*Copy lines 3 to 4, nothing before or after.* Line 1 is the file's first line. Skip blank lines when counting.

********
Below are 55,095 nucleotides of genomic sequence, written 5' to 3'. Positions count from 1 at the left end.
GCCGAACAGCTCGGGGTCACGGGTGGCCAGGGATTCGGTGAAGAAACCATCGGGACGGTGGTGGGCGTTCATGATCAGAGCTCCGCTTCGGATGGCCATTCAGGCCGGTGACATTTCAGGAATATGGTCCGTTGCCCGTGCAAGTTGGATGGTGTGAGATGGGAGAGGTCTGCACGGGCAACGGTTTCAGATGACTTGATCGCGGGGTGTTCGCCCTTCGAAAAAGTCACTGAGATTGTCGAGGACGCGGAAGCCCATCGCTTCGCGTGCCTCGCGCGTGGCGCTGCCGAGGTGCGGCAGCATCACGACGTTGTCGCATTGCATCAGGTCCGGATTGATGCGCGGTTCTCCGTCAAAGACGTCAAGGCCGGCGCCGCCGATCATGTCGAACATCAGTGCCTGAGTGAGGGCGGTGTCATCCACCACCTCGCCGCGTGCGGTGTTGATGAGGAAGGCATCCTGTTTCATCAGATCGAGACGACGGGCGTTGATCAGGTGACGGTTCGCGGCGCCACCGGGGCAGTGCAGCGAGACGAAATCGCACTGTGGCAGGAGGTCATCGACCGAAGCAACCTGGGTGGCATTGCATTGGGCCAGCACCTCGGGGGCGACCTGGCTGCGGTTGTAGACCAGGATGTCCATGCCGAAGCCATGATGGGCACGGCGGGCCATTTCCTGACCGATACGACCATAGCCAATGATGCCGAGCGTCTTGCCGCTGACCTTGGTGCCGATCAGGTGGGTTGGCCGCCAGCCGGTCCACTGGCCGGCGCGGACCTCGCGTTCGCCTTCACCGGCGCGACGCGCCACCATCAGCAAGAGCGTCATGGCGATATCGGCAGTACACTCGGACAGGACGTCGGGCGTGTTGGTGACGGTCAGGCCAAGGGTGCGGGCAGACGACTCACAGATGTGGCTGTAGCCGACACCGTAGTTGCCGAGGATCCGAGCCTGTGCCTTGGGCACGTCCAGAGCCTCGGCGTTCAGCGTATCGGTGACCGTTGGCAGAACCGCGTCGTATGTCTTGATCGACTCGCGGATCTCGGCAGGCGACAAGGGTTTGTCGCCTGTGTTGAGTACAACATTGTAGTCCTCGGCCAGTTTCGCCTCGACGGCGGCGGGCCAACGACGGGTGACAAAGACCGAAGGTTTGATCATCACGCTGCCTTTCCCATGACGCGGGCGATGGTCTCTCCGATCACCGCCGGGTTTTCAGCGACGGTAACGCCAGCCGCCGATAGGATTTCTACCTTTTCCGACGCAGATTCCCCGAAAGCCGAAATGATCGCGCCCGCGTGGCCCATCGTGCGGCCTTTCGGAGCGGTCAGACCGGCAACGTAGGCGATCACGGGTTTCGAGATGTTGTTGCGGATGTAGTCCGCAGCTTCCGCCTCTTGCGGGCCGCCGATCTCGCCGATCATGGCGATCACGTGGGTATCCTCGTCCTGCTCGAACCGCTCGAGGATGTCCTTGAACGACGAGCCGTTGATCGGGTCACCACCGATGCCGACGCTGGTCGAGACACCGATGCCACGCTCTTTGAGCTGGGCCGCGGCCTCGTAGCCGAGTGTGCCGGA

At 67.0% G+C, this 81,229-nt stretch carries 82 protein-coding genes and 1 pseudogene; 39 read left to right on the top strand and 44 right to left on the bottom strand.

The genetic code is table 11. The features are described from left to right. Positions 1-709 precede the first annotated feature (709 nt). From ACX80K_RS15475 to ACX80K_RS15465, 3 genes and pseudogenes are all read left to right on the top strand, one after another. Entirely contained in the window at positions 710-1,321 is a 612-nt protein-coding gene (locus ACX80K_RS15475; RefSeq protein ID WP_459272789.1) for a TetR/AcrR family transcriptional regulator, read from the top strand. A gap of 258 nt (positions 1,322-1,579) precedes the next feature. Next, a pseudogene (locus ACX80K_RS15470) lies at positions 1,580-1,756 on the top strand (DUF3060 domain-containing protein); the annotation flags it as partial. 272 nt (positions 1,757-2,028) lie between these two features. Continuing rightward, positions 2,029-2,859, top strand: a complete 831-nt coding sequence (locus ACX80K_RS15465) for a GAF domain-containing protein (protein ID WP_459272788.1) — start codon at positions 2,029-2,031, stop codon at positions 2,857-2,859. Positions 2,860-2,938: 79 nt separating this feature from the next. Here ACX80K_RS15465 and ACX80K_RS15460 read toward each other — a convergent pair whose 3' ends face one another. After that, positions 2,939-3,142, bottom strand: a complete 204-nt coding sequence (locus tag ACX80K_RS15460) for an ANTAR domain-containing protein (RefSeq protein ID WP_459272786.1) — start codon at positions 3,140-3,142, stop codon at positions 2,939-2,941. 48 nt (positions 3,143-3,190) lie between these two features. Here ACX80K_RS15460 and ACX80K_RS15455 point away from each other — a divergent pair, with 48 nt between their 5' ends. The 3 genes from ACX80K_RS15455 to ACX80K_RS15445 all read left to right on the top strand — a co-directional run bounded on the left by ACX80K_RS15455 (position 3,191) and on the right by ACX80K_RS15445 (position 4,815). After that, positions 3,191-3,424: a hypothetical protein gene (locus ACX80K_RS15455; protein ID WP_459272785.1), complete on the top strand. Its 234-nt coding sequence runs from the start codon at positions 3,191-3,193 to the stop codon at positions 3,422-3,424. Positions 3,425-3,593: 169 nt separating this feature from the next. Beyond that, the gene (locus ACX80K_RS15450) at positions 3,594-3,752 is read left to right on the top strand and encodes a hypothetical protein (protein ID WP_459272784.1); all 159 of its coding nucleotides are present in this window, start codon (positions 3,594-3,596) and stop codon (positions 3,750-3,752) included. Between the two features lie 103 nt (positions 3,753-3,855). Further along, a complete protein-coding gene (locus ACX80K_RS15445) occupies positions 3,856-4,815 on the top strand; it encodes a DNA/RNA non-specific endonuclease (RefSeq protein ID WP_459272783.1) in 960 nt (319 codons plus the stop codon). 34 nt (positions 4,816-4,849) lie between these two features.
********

At 67.0% G+C, this 81,229-nt stretch carries 82 protein-coding genes and 1 pseudogene; 39 read left to right on the top strand and 44 right to left on the bottom strand.

The genetic code is table 11. The features are described from left to right. Positions 1-709 precede the first annotated feature (709 nt). From ACX80K_RS15475 to ACX80K_RS15465, 3 genes and pseudogenes are all read left to right on the top strand, one after another. Entirely contained in the window at positions 710-1,321 is a 612-nt protein-coding gene (locus ACX80K_RS15475; RefSeq protein ID WP_459272789.1) for a TetR/AcrR family transcriptional regulator, read from the top strand. A gap of 258 nt (positions 1,322-1,579) precedes the next feature. Next, a pseudogene (locus ACX80K_RS15470) lies at positions 1,580-1,756 on the top strand (DUF3060 domain-containing protein); the annotation flags it as partial. 272 nt (positions 1,757-2,028) lie between these two features. Continuing rightward, positions 2,029-2,859, top strand: a complete 831-nt coding sequence (locus ACX80K_RS15465) for a GAF domain-containing protein (protein ID WP_459272788.1) — start codon at positions 2,029-2,031, stop codon at positions 2,857-2,859. Positions 2,860-2,938: 79 nt separating this feature from the next. Here ACX80K_RS15465 and ACX80K_RS15460 read toward each other — a convergent pair whose 3' ends face one another. After that, positions 2,939-3,142, bottom strand: a complete 204-nt coding sequence (locus tag ACX80K_RS15460) for an ANTAR domain-containing protein (RefSeq protein ID WP_459272786.1) — start codon at positions 3,140-3,142, stop codon at positions 2,939-2,941. 48 nt (positions 3,143-3,190) lie between these two features. Here ACX80K_RS15460 and ACX80K_RS15455 point away from each other — a divergent pair, with 48 nt between their 5' ends. The 3 genes from ACX80K_RS15455 to ACX80K_RS15445 all read left to right on the top strand — a co-directional run bounded on the left by ACX80K_RS15455 (position 3,191) and on the right by ACX80K_RS15445 (position 4,815). After that, positions 3,191-3,424: a hypothetical protein gene (locus ACX80K_RS15455; protein ID WP_459272785.1), complete on the top strand. Its 234-nt coding sequence runs from the start codon at positions 3,191-3,193 to the stop codon at positions 3,422-3,424. Positions 3,425-3,593: 169 nt separating this feature from the next. Beyond that, the gene (locus ACX80K_RS15450) at positions 3,594-3,752 is read left to right on the top strand and encodes a hypothetical protein (protein ID WP_459272784.1); all 159 of its coding nucleotides are present in this window, start codon (positions 3,594-3,596) and stop codon (positions 3,750-3,752) included. Between the two features lie 103 nt (positions 3,753-3,855). Further along, a complete protein-coding gene (locus ACX80K_RS15445) occupies positions 3,856-4,815 on the top strand; it encodes a DNA/RNA non-specific endonuclease (RefSeq protein ID WP_459272783.1) in 960 nt (319 codons plus the stop codon). 34 nt (positions 4,816-4,849) lie between these two features.